Amari Cooper is set to make his Cowboys debut on Monday night football against the Tennessee Titans. With all the hype surrounding the Cooper trade, questions have arisen regarding the impact of Cooper on the offense, how many targets he will get, etc. To predict how the Cowboys use Cooper, we have to understand what makes Cooper a potential pro-bowler wide receiver.
Cooper possesses many strengths. From his speed, good height, and overall athletiscm. But above all, Amari Cooper’s greatest trait is his smooth route running. I believe this is the main reason the Cowboys invested a heavy sum for Cooper. The front office and coaching staff wanted a “Dak friendly receiver”– someone who can get open early in his routes and create separation throughout the entirety of the pattern. Check this route out by Cooper:
Cooper is running a post route. The defender lines straight up with Cooper, not giving any leverage to onside or the other. Amari works his hips even with the defender, jabs inside, plants his foot, and digs up the field. Next, he acts like he is going to cut toward the middle of the field by varying his foot speed as well as planting his left foot like he is breaking on an inside route. He continues to maintain speed throughout the entire route. Now onto the stem of the route: He gives a head fake as if he is running a corner right as he plants his left foot and breaks inside, leaving the DB in the dust to make the catch.
Cooper is able to execute double moves quickly and smoothly. Especially later in his career with the Cowboys, Dallas had Dez Bryant run double moves to get down the field, quite frequently. Even this year, the Cowboys have favored double moves regularly (Gallup’s touchdown most notable). The Cowboys will be able to run more double moves with Cooper. His most dominate route is arguably his sluggo route.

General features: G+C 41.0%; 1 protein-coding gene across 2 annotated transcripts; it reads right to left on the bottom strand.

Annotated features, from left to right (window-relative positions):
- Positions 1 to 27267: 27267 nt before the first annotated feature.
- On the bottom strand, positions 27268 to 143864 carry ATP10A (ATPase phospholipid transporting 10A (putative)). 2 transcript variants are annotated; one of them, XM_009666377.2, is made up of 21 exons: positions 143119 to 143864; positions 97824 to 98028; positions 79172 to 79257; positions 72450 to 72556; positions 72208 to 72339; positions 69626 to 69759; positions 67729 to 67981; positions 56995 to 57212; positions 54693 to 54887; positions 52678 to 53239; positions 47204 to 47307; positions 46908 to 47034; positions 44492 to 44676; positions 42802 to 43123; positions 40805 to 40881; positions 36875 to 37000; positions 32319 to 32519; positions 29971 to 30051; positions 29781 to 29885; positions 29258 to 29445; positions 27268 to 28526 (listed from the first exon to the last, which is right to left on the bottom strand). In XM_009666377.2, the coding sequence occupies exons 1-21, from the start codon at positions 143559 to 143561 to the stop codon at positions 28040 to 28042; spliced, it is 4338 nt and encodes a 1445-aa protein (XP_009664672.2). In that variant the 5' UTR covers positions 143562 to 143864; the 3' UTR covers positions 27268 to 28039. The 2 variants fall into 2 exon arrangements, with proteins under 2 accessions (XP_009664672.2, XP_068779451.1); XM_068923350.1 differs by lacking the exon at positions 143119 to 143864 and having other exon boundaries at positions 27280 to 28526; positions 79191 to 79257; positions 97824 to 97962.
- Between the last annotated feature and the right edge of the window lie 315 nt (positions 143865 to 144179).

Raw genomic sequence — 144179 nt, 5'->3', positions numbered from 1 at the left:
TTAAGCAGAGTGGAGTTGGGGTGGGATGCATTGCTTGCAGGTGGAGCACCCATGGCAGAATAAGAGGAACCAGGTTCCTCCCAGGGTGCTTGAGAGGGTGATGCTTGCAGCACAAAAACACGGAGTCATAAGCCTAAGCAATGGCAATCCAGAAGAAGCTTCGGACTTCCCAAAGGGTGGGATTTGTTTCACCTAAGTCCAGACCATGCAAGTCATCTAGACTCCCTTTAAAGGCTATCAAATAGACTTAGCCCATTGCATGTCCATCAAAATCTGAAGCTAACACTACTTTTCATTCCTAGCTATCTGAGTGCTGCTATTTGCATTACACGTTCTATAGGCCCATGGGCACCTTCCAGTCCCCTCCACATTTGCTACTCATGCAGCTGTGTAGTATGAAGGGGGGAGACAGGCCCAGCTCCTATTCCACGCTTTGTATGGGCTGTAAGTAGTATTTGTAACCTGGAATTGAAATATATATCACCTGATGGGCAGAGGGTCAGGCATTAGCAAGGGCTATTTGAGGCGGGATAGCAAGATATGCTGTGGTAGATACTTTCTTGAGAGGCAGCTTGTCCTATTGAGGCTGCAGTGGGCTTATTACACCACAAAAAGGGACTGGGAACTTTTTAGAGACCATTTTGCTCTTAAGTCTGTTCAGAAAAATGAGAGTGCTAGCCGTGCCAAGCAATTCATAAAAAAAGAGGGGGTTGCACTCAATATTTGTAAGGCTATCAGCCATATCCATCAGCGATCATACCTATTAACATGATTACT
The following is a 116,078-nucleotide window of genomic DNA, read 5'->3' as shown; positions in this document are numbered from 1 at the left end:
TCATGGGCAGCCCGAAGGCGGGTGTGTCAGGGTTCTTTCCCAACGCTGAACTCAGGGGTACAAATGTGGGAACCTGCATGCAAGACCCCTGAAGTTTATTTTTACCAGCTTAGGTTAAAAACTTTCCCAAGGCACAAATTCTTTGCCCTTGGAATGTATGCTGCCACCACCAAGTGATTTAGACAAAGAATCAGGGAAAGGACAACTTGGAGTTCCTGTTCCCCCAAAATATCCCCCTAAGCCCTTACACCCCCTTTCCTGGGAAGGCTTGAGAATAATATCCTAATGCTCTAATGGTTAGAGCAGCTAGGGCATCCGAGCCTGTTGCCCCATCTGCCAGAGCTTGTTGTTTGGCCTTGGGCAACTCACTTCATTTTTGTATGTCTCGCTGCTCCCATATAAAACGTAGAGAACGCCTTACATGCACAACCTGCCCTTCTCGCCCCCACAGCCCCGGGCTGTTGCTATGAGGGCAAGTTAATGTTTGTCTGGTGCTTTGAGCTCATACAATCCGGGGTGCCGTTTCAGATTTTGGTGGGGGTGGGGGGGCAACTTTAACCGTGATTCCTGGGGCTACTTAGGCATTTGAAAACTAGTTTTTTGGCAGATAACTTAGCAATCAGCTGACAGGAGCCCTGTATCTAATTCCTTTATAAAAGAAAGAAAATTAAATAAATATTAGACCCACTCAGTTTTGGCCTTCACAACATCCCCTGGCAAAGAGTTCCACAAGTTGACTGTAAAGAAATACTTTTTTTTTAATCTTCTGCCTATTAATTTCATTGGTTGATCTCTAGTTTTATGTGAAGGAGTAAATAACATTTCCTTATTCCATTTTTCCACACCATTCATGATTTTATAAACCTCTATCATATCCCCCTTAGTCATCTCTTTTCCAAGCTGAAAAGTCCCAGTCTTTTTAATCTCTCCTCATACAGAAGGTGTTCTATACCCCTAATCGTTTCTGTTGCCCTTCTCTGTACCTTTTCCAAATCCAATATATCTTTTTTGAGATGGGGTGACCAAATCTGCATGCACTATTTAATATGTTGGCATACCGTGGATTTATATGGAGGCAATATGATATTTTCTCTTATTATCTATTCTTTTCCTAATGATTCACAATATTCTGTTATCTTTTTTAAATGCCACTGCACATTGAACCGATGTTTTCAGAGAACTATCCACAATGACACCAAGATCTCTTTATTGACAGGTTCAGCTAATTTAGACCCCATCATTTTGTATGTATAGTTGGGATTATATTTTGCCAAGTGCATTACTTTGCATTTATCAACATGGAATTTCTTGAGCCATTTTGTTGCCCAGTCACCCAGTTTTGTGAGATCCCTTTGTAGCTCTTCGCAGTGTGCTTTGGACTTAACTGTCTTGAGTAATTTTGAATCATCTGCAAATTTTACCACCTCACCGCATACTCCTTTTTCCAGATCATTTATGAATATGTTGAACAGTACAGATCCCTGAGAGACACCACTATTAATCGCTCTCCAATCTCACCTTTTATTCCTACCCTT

Cooper is so quick early in his release, DBs will get beaten on quick slants, drags, or outs. The sluggo route will use the corner-back’s aggressiveness against them. A sluggo is a simple slant and go, or dig and go. Look at this great double move- sluggo route against the Eagles:
Hopefully, this will be a familiar sight against the Eagles. Cooper releases with a hesitation, moves vertical for 2 paces, and drops his hips and cuts hard inside. Most inexperience route runners will take a jab inside and go up the field, but Amari understands the amount of cushion the corner is giving him. The corner is not wanting to get beat outside, so he will be a little hesitant to jump on any quick breaks inside. However, when Cooper jabs, he continues in for a few steps, which forces the defender to respect the slant route. Literally, as soon as the corner breaks on the slant, Cooper plants and goes up field, causing great separation and catches the ball for a big time touchdown.
The main focus for the coaching staff will be getting the ball to Cooper early and often. If Dak can find a way to get Cooper a few catches early, defenses will have to back up, or double Cooper. Whether it’s quick slants, screens, or a jump ball down the sideline– just convince the opposing defense that Cooper is a focus for this offense. They will have to take safeties out of the box which should open up room for Zeke, and for play calling in general. Maybe, the jet sweep role could become part of Cooper’s game (Cooper came into the league running sub 4.4 speed)? Who knows? But, the coaches have pressure from the fan base, but most importantly, Jerry Jones to give Cooper a chance to prove he was worth a first round pick. In Scott Linehan’s career, he has found ways to make Calvin Johnson and even Dez Bryant to have success. If Amari Cooper can average 6 catches, 75 yards, and around a touchdown a game– this offense should look way different. If the coaches do not create ways for Cooper to impact the game, shame on them. There are a lot of “ifs” for this offense. But one thing is for sure. This trade proved Jerry has a “win now” mindset, and is not going to settle having his stud-receiver he spent an expensive fee for, wasted by ignorant coaching.
For readers who want to jump on the hype train, check out this highlight reel: